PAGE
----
Examine How the Speakers Attitude Changes Essay

Pages: 3 (1026 words)  ·  Bibliography Sources: 1  ·  File: .docx  ·  Level: College Senior  ·  Topic: Literature

¶ … Speaker's Worldview

William Blake's Worldview in "The Lamb"

William Blake's poem, "The Lamb," is one of twenty-three poems he published in his compilation, Songs of Innocence, and it may very well be the most famous of his poems in that work. Songs of Innocence was published to coincide with another compilation he wrote called Songs of Experience, and it was through these two collections of poems Blake would take a look from the outside at extreme examples of his opinion of the society at the time. In Songs of Experience, Blake criticizes the corruption in many areas of the society, and in Songs of Innocence, he pulls out illustrations of the positive aspects of society. In "The Lamb," Blake uses poetic techniques and imagery to describe what he believes to be the positive aspects of religion.

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Poets use a variety of techniques to convey many different messages, and in "The Lamb" Blake uses bouncy meter and playful rhyme to paint a picture of religious innocence. Immediately evident upon reading "The Lamb" is the short length of the individual lines, as in "Little Lamb who made thee/Dost thou know who made thee," (1,2) which, considered by itself, gives the poem a rather simple quality. What is next noticeable about the poem is the repetition of certain phrases such as "who made thee," (1,2 & 9,10) which becomes even stronger in the first and last couplets in the second stanza, with the repetition of "Little Lamb I'll tell thee," (11, 12) and "Little Lamb God bless thee" (19,20). This repetition is similar to the form of a nursery rhyme, and therefore eliminates the poem from the realm of seriousness and casts it instead into silliness. This overarching theme of silliness and simplicity is strengthened even more by the bouncy quality of the meter. Each line has either six or seven syllables, with the first syllable accented and every other syllable accented after that. This meter allows the poem to roll off the tongue like a song, and when this kind of meter is used in conjunction with the playful couplet rhyming scheme, the poem flows even more. All mechanical elements combined with the playful rhythm and rhymes give the poem childlike, innocent qualities.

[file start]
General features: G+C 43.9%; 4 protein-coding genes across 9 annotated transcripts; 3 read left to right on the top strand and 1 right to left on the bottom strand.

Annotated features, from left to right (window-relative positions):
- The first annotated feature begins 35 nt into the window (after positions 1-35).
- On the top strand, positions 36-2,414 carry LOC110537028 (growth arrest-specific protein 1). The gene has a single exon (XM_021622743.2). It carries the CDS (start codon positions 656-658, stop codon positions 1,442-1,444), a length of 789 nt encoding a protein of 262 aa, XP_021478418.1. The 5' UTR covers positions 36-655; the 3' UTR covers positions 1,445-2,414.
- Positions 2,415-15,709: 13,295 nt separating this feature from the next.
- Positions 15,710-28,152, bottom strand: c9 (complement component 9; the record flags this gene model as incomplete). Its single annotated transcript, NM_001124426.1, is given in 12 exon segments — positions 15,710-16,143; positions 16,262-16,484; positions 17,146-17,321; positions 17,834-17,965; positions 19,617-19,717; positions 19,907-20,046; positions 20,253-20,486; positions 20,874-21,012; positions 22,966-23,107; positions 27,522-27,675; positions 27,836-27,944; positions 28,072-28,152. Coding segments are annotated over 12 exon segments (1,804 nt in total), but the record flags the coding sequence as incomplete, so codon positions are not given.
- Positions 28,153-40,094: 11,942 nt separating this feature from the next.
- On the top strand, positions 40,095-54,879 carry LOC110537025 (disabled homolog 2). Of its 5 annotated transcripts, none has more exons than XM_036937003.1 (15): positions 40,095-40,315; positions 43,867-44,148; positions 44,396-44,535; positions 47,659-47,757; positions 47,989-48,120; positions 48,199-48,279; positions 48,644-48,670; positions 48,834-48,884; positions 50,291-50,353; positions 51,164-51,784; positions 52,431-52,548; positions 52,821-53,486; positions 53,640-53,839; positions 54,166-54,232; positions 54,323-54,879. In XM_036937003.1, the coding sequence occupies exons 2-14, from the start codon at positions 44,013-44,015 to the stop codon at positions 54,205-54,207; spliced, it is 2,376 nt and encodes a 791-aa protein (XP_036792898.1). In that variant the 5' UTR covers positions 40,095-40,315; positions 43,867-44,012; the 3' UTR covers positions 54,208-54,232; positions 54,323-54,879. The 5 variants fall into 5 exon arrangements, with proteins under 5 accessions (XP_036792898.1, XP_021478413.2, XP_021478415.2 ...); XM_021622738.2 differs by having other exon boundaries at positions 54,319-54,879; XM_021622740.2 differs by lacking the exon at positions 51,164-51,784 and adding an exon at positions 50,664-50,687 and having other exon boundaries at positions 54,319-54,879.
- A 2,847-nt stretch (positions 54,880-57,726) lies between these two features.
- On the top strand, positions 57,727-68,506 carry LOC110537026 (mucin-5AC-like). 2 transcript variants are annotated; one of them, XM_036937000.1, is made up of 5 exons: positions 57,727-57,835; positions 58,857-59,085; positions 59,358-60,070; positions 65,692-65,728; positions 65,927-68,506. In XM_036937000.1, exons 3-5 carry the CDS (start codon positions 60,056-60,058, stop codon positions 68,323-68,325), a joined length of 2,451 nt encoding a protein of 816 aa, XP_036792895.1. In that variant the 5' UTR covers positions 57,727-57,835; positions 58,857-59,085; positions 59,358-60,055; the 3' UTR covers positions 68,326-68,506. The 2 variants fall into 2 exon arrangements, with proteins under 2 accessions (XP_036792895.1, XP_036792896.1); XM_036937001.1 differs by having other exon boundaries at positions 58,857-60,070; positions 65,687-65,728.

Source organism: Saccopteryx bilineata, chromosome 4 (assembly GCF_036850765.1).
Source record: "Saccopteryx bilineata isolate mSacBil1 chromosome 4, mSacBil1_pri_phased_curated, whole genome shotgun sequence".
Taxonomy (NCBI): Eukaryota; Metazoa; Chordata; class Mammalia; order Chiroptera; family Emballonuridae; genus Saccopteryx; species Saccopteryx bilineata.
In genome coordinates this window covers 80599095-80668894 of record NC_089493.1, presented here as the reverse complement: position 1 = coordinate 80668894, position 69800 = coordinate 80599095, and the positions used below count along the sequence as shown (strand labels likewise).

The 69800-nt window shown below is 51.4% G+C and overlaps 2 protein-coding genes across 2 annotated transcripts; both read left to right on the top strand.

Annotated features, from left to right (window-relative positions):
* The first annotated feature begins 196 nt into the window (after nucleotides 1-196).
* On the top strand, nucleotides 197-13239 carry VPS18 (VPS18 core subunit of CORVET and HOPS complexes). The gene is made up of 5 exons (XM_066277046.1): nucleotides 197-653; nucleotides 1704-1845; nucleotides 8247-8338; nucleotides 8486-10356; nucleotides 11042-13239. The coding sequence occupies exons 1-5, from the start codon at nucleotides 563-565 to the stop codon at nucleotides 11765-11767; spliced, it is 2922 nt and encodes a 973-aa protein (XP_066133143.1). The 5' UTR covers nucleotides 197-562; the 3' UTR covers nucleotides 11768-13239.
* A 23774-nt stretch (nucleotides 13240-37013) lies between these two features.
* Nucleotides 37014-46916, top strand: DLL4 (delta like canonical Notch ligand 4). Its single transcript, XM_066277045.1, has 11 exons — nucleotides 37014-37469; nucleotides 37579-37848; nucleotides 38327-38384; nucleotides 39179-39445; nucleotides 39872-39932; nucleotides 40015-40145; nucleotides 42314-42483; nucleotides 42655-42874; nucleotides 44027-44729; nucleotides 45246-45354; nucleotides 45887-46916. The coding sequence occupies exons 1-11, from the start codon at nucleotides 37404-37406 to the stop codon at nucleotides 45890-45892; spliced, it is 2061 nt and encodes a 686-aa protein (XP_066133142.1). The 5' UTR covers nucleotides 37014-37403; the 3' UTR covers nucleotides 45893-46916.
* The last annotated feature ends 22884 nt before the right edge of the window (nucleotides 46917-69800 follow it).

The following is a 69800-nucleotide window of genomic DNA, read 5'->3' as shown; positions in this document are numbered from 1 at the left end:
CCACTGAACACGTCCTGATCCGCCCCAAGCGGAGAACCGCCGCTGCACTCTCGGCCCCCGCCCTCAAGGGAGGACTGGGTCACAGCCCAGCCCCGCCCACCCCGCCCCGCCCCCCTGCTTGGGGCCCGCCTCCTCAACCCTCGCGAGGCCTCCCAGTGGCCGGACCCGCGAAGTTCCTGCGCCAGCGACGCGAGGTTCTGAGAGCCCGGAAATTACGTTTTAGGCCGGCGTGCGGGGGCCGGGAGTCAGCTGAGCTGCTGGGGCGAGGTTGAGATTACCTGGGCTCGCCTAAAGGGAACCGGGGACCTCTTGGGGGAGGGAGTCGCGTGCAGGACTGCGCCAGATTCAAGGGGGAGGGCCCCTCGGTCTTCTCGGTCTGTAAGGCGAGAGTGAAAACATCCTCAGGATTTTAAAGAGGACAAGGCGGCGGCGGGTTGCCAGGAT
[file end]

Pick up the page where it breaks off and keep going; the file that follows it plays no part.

TOPIC: Essay on Examine How the Speakers Attitude Changes Assignment

"The Lamb" also contains some beautiful imagery and analogies that help paint a picture of the innocence, peace and love experienced by those of the Christian faith. In the first stanza, the speaker, a child, begins to ask the Lamb naive, but rhetorical questions about who created the Lamb. Further along, the child describes the happy qualities of the Lamb, with its soft wool and "tender voice" (7). The creator also provided the Lamb other positive things, such as its very life and the food that sustains it. In the second stanza the rhetoric of the previous questions is affirmed when the child goes on, without hesitation, to tell the Lamb who made him.

The imagery in the first stanza gives a feeling of peace and ease when it talks about the stream and the mead. The other words in… [END OF PREVIEW] . . . READ MORE

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Examine How the Speakers Attitude Changes.  (2011, February 12).  Retrieved December 8, 2021, from https://www.essaytown.com/subjects/paper/examine-speakers-attitude-changes/3184440

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"Examine How the Speakers Attitude Changes."  Essaytown.com.  February 12, 2011.  Accessed December 8, 2021.
https://www.essaytown.com/subjects/paper/examine-speakers-attitude-changes/3184440.